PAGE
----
RCP can provide due diligence audits to help you ensure that potential compliance issues have been addressed before the sale is final. Click Here.

Revised SPCC Requirements and RCP SPCC Workshops

On July 17th, the EPA published final rule revisions for all SPCC and Facility Response Plans. The final rule:

  • Expands the scope of the rule to conform with the expanded jurisdiction in the amended Clean Water Act
  • Includes new subparts for various classes of oil
  • Revises applicability of the regulation
  • Amends several requirements for completing SPCC Plans
  • Clarifies storage threshold quantity factors
  • Revises several definitions
  • Revises the discharge reporting thresholds and reporting requirements
  • Revises the review period frequency for SPCC Plans
  • Adds new integrity testing and new equipment design requirements
  • Revises employee training requirements.

RCP has prepared a document that highlights the changes from the previous version of the rule. There are 8 definitions from the original rule that were unchanged. Other than that, EVERY PARAGRAPH was changed in some way.. If you would like to recieve a copy of the document, please request one via email at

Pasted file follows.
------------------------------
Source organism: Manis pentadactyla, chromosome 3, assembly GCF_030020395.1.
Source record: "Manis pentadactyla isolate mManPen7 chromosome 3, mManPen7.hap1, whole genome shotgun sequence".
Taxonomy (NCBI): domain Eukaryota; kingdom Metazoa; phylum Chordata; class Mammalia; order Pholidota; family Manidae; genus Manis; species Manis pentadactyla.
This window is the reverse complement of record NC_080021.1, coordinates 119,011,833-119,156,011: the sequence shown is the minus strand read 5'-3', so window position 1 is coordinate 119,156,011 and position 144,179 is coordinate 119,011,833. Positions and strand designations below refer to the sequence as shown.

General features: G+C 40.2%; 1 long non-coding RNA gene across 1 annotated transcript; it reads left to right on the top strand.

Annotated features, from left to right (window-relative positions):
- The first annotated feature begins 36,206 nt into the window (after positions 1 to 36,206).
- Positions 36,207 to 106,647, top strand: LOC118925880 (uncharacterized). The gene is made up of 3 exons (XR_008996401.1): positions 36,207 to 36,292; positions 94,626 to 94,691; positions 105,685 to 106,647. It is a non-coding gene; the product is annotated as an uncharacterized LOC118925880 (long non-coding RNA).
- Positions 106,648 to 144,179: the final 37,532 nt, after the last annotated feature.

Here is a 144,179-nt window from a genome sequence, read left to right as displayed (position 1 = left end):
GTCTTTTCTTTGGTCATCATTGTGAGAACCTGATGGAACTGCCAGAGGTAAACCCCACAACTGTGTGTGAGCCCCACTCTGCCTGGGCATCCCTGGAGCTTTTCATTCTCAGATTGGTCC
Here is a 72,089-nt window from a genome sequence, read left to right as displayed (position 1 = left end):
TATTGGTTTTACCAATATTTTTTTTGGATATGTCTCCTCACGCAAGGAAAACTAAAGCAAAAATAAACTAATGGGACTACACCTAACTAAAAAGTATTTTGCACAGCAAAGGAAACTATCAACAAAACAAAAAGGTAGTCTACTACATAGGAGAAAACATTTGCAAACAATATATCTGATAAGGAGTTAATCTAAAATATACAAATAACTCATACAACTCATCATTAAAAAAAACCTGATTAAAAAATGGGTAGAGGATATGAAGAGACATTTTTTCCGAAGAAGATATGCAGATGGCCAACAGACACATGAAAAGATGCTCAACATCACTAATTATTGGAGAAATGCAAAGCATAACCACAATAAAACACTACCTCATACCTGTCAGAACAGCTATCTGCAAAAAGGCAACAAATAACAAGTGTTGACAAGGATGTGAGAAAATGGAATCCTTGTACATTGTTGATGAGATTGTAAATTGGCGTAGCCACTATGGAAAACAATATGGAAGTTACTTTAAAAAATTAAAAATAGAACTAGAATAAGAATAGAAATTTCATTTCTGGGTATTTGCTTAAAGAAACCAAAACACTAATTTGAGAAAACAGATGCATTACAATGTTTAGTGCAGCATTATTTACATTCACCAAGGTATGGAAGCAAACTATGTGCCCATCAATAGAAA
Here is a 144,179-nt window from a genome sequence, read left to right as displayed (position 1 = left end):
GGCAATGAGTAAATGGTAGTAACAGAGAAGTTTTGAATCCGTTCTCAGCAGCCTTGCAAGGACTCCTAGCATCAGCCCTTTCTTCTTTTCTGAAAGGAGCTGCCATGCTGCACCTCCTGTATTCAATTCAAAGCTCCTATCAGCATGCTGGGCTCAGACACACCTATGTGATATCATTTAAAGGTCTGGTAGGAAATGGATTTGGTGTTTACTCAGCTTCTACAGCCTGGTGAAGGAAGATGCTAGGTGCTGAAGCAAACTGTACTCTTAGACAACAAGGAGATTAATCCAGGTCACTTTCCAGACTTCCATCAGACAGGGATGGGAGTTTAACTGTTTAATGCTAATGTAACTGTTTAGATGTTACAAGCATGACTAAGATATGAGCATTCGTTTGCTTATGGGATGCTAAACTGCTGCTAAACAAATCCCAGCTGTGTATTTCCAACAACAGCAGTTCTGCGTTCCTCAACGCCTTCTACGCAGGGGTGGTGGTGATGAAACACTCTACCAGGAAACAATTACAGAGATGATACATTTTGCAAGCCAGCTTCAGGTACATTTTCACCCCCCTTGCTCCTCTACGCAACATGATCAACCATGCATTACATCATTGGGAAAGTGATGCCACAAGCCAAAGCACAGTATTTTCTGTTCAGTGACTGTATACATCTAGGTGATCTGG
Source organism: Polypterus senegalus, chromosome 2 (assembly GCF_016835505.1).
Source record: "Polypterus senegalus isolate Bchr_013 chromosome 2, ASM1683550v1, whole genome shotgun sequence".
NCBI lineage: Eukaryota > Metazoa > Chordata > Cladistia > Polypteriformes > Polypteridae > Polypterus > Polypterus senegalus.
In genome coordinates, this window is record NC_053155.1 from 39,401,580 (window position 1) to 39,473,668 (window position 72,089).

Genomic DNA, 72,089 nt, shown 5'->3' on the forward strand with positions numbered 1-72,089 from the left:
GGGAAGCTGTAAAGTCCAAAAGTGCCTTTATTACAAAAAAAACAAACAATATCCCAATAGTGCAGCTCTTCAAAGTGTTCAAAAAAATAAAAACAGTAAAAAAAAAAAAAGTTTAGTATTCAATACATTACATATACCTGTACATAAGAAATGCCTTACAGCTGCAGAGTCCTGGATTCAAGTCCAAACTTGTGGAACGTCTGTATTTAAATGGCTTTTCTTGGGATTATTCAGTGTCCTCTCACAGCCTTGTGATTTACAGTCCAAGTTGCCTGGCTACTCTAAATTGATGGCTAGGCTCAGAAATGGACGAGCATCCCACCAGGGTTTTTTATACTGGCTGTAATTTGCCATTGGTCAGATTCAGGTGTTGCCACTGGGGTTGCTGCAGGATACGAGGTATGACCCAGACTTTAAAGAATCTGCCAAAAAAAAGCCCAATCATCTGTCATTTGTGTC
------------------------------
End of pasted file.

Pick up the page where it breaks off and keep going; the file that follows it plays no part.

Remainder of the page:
Also, RCP is in process of scheduling several SPCC Workshops throughout the 4th Quarter 2002 in various cities throughout the country. Click Here to view a list of locations and find out how to register.

OPS issues Comprehensive Integrity Management Inspection Protocals on August 30, 2002.

These long awaited protocals cover more than 170 pages and include extensive lists of specific points and questions inspectors will be checking when auditing your Pipeline Integrity Management Plan. Details are the name of the game for these protocols. For example – Have the risk analysis results and information been documented and incorporated appropriately in other integrity management program elements? Or – Verify that the operator’s water transport analysis adequately and conservatively evaluates the effects of stream conditions, flow characteristics and water properties on water transport consequences. RCP is well qualified and prepared to give your plan a pre-autit prior to OPS’s inspectors arrival at your site. Give us a call and we can help you be ready this major regulatory event.